According to Goldstein, “That caused a huge increase in the volume of video that people had to look at at an event [and] the way surveillance information was handled.”
But CCTV has not only changed the way surveillance is captured, it has also played a vital role in the development of the relationship between police and security.
“I think the police have come to realize that they do need the security people in terms of providing [surveillance] evidence,” he shares.
In turn, the police have created liaisons and relationships with security.
Additionally, security professionals are increasingly called as witnesses in court. According to Summerville, an expert witness and retired sergeant in the Toronto Police Service, the relationship between police and security has “evolved favourably.”
“I’m seeing now that security has a very active role, often, in the safety of the public,” he elaborates. “Policing are strapped in terms of the resources they can provide, and as a result, they are perhaps working in better relationships with security providers.”
Creating “security stewardship”
Technology is not the only reason why security has adopted a more prominent role in society. Increased education has also been key.
Murphy, who just celebrated his 43rd anniversary at Woodbine Entertainment, says, when he started, “There weren’t a lot of opportunities for training. We’d join an industry association and go for a chicken dinner once a month and meet our peers and listen to a presentation by somebody, and that was our in-service education.”
Today, college programs in security and criminal justice university degrees are more commonplace.
Additionally, “on a day-to-day basis, we have access to so many different ways to learn that don’t require us to leave our office, like webinars,” Murphy shares. “And that just gives us access to so much more information.”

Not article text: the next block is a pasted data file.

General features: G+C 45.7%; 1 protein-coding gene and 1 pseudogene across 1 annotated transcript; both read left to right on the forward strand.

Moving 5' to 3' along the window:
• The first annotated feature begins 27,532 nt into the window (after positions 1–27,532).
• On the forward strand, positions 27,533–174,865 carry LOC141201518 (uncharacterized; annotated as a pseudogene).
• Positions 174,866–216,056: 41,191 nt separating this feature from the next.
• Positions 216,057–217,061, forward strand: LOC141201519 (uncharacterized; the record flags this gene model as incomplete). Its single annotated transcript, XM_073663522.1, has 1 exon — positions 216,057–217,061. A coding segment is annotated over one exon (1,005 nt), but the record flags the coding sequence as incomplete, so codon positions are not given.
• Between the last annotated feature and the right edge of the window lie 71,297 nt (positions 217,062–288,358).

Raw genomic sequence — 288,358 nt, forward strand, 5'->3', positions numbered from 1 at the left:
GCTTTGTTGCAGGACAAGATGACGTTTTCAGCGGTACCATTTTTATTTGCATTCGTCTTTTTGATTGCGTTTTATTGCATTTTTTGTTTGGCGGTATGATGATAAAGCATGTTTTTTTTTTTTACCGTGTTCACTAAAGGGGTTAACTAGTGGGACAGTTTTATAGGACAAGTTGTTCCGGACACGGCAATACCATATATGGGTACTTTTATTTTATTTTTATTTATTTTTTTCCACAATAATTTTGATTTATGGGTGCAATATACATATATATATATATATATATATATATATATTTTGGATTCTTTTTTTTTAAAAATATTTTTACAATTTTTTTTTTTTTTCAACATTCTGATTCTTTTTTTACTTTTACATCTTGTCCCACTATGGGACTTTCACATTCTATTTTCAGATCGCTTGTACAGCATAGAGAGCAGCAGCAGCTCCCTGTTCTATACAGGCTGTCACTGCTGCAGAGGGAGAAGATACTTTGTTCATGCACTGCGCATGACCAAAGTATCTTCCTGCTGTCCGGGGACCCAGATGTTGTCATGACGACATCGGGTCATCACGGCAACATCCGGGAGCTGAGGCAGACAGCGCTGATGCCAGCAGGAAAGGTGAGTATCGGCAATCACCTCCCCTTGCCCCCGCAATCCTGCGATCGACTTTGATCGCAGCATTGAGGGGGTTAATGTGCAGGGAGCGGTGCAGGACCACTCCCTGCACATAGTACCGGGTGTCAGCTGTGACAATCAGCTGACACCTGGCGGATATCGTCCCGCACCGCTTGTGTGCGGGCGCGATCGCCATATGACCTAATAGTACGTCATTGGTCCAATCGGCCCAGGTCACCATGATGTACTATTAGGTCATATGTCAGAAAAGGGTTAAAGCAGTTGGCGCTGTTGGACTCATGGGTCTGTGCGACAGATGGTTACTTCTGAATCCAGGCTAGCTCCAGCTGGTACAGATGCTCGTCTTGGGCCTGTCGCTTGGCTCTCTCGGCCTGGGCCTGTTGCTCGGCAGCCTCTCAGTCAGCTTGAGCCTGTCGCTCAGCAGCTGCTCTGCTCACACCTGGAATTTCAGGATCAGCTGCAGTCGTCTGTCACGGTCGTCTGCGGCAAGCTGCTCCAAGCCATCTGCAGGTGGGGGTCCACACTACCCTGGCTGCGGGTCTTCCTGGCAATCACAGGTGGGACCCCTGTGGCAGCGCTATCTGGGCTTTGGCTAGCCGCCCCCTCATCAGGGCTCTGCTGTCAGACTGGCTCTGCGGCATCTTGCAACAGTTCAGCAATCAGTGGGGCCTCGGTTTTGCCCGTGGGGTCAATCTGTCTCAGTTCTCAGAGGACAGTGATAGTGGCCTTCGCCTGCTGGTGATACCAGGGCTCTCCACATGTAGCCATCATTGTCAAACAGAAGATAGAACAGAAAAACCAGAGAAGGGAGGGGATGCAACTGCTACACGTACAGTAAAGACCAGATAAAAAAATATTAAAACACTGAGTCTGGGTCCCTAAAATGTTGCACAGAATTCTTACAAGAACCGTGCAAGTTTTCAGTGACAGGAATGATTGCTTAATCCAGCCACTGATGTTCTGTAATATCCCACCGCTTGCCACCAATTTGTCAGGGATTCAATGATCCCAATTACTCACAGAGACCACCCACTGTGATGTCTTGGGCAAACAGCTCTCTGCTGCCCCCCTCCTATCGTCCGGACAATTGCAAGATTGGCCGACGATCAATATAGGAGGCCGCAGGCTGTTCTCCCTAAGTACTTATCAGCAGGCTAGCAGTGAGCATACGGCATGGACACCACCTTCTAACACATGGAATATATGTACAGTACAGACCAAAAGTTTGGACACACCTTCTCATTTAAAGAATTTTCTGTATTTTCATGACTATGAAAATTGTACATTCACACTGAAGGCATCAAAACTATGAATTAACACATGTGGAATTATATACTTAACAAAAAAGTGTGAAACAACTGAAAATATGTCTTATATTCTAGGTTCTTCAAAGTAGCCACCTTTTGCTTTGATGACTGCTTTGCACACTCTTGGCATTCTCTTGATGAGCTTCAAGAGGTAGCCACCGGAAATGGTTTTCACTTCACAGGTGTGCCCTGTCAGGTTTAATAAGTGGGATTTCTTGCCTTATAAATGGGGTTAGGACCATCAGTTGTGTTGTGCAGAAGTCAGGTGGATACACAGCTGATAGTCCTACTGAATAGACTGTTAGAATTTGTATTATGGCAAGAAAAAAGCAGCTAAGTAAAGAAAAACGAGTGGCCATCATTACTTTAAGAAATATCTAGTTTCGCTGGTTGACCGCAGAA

Estwick agrees, adding that education and security awareness are “absolutely critical components to any type of security program.
“Any time I think there’s an opportunity to speak to ... an employee, a stakeholder, an executive, about security ... you have the chance, in my opinion, to create security stewardship.”
“Education is the key,” adds Summerville, “and it’s not only education of the guards, it’s education of the public, it’s education of the clients, it’s education of the community as a whole.”
So it’s not just security professionals who are better educated and aware. The public also has a better understanding of security’s importance and the role security — particularly security guards — plays in their lives.
Legislation: a driver of change
Legislative changes regarding training requirements played a key role in this transition.
“There literally was no physical training in the 80s and 90s,” Summerville explains. “At the time, there wasn’t even a mandatory requirement for security to be licensed.”
This changed with Patrick Shand’s death in 1999, when he was apprehended outside a Loblaws store by security guards and subsequently died in the arrest, Summerville explains.
The Patrick Shand Inquest in 2004 provided a number of recommendations, leading the government to revise the Security Guard Act, making it mandatory for security guards to be licensed and receive mandatory training.